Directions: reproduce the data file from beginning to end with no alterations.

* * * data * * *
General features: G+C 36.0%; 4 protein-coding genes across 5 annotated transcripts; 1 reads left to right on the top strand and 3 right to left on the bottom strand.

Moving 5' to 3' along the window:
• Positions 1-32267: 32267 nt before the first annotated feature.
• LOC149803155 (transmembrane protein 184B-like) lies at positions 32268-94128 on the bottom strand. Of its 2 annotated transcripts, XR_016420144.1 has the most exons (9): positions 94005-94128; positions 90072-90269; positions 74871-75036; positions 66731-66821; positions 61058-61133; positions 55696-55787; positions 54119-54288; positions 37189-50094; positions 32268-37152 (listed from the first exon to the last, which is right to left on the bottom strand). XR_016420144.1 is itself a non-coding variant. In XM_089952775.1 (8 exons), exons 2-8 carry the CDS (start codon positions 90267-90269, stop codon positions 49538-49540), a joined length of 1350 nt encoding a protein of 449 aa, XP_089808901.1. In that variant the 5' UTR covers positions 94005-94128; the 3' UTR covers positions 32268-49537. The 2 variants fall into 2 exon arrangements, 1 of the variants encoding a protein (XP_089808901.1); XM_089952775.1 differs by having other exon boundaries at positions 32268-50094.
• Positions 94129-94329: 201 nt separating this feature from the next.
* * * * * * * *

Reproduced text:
General features: G+C 36.0%; 4 protein-coding genes across 5 annotated transcripts; 1 reads left to right on the top strand and 3 right to left on the bottom strand.

Moving 5' to 3' along the window:
• Positions 1-32267: 32267 nt before the first annotated feature.
• LOC149803155 (transmembrane protein 184B-like) lies at positions 32268-94128 on the bottom strand. Of its 2 annotated transcripts, XR_016420144.1 has the most exons (9): positions 94005-94128; positions 90072-90269; positions 74871-75036; positions 66731-66821; positions 61058-61133; positions 55696-55787; positions 54119-54288; positions 37189-50094; positions 32268-37152 (listed from the first exon to the last, which is right to left on the bottom strand). XR_016420144.1 is itself a non-coding variant. In XM_089952775.1 (8 exons), exons 2-8 carry the CDS (start codon positions 90267-90269, stop codon positions 49538-49540), a joined length of 1350 nt encoding a protein of 449 aa, XP_089808901.1. In that variant the 5' UTR covers positions 94005-94128; the 3' UTR covers positions 32268-49537. The 2 variants fall into 2 exon arrangements, 1 of the variants encoding a protein (XP_089808901.1); XM_089952775.1 differs by having other exon boundaries at positions 32268-50094.
• Positions 94129-94329: 201 nt separating this feature from the next.